When can a business go bankrupt and how can a business go bankrupt

There were 34,885 Business bankruptcies filed in 2003 according to the American Bankruptcy Institute.

Business Bankruptcy is a legal proceeding in which a business that cannot pay their bills can get a fresh financial start. The right to file for bankruptcy is provided by federal law, and all bankruptcy cases are handled in federal court. Filing bankruptcy immediately stops all of your creditors from seeking to collect debts from you, at least until your debts are sorted out according to the law. Federal bankruptcy laws govern how companies go out of business or recover from crippling debt.

When can a business go bankrupt?

A business can choose to become bankrupt when it owes over $1,000 and is insolvent. A business is insolvent when it is unable to make payments on its debts as they become due, or if it would be unable to pay off its debts even if the business assets were sold.

How can a business go bankrupt?

A business can go bankrupt in one of three ways.

  • First, voluntarily declare bankruptcy. This is the most common filing for businesses.
  • Second, a business will become bankrupt if it makes a proposal to its creditors, which is not accepted by them.
  • Third, the creditors of a business can sometimes push the business into bankruptcy by filing a petition with the court.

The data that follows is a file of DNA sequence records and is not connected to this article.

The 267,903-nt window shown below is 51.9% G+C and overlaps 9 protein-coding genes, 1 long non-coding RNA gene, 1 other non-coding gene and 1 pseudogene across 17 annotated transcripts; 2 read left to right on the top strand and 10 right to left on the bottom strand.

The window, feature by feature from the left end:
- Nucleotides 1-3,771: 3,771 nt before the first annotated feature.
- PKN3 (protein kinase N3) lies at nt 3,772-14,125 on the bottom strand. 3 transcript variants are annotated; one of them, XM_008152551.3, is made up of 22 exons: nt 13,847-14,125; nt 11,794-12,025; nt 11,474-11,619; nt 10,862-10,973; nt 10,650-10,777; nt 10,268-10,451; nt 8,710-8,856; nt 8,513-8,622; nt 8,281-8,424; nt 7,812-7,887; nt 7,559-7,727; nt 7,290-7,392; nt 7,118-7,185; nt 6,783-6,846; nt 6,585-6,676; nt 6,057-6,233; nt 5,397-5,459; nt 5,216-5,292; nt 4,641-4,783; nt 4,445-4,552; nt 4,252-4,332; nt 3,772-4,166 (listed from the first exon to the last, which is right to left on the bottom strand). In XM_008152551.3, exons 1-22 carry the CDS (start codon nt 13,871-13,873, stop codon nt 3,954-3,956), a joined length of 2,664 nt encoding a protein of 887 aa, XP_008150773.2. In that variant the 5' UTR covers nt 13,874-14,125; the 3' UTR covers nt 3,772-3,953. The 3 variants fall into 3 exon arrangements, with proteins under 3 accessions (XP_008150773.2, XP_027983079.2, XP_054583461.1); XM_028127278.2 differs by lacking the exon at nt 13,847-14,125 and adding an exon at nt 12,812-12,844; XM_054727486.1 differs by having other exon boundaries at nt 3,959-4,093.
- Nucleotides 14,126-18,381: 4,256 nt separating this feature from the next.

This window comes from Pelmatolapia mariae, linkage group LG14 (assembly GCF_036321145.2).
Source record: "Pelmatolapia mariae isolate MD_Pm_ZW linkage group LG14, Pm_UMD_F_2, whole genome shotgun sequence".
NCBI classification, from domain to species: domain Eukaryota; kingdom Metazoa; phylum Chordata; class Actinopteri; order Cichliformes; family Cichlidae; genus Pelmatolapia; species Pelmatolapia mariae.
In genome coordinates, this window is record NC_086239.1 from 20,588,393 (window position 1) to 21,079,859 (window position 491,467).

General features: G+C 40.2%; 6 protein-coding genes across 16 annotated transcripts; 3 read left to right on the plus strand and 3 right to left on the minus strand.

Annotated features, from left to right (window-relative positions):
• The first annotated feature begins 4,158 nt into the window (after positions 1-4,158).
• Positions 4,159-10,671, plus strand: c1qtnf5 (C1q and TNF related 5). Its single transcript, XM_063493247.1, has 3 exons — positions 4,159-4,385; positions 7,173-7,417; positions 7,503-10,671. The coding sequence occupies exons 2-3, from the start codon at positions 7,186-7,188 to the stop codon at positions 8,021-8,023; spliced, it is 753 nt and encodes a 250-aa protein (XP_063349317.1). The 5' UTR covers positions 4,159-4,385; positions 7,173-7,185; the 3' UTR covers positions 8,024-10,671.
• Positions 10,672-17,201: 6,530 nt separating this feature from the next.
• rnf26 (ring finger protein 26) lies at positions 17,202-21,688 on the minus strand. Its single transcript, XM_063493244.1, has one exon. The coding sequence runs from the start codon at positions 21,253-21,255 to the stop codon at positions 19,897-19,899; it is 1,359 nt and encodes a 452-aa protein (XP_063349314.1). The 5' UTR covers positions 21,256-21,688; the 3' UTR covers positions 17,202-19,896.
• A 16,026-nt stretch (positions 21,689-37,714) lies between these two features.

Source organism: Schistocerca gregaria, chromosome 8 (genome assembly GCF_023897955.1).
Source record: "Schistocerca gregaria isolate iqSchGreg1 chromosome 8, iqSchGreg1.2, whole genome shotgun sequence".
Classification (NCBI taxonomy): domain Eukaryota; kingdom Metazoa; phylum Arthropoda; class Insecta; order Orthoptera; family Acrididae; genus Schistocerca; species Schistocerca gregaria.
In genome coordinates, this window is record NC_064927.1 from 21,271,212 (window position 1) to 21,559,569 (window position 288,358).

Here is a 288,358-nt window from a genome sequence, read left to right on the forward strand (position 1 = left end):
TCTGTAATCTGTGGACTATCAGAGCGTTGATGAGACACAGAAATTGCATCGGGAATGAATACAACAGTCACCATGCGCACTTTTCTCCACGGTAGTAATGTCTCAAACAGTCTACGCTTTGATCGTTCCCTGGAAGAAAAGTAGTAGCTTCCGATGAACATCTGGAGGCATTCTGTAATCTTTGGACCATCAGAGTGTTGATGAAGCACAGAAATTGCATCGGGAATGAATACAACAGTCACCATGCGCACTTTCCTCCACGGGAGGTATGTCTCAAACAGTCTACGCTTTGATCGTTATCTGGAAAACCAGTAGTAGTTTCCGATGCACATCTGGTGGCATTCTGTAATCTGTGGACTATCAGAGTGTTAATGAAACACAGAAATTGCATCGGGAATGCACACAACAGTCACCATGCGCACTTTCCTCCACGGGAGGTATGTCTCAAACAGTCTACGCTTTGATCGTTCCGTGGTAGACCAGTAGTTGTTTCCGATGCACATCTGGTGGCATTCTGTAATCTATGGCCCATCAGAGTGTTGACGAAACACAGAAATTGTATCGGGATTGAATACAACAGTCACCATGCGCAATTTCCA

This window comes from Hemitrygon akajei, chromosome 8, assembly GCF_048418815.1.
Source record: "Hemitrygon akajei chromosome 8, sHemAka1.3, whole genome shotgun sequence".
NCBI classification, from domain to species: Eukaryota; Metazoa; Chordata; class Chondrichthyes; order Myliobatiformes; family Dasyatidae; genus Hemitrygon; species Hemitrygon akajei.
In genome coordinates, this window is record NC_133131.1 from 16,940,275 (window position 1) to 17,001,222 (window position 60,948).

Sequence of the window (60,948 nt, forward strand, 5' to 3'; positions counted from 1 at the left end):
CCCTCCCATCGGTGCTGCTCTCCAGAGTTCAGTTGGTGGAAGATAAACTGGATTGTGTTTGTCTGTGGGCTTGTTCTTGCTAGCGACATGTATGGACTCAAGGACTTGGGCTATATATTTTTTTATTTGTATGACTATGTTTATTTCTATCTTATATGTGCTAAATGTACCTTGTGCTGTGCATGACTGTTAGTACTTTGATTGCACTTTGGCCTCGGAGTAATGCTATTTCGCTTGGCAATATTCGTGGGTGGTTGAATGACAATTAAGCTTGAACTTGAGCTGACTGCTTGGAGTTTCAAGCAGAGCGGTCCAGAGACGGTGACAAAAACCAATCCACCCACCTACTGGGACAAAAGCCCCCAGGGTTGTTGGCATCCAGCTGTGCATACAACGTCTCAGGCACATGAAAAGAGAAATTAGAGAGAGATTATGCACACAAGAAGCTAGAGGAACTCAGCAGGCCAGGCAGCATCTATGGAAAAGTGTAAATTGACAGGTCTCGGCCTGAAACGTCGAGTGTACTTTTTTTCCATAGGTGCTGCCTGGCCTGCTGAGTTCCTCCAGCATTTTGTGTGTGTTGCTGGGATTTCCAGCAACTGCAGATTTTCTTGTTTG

Business bankruptcy will be handled by a licensed trustee in bankruptcy who will handle the sale of the business’ assets and the distribution of proceeds to creditors. Usually, the assistance of a bankruptcy lawyer is required and the situation should be reviewed with a lawyer before the trustee is engaged.

Business Bankruptcy may make it possible for you to:

  • Eliminate the legal duty to pay most or all of your debts. This is called a “discharge” of debts. It is designed to give you a fresh financial start.
  • Stop eviction, foreclosure, or repossession of a car or other property so you can catch up on missed payments. But, in most cases, you will still need to choose between continuing to make payments or giving the property back. Bankruptcy won’t eliminate a lease, mortgage or car loan and let you keep the property at the same time.
  • Stop wage attachments, debt collection harassment, and similar creditor actions to collect a debt.
  • Restore or prevent termination of utility service.
  • Allow you to challenge creditors who have committed fraud or who are otherwise trying to collect more money than you really owe.

Business Bankruptcy can’t cure every financial problem, nor is it the right step for everyone. In bankruptcy, it is usually not possible to:

  • Eliminate certain obligations to “secured” creditors. A “secured” creditor is a creditor that can take something (called “collateral”) if the debt is not paid as agreed. Common examples are car loans and home mortgages. You can force secured creditors to take payments over time in the bankruptcy process, and bankruptcy can eliminate your obligation to pay more money if your property has been taken. But, you generally cannot keep the collateral unless you keep making payments on the debt.
  • Discharge certain debts singled out by the bankruptcy law for special treatment, such as child support, alimony, certain other debts related to divorce, most student loans, court restitution orders, criminal fines, and some taxes.
  • Protect co-signers on your debts. If a relative or friend has co-signed a loan, and you discharge the loan in bankruptcy, the co-signer may still have to repay all or part of the loan.
  • Discharge debts that arise after bankruptcy has been filed.

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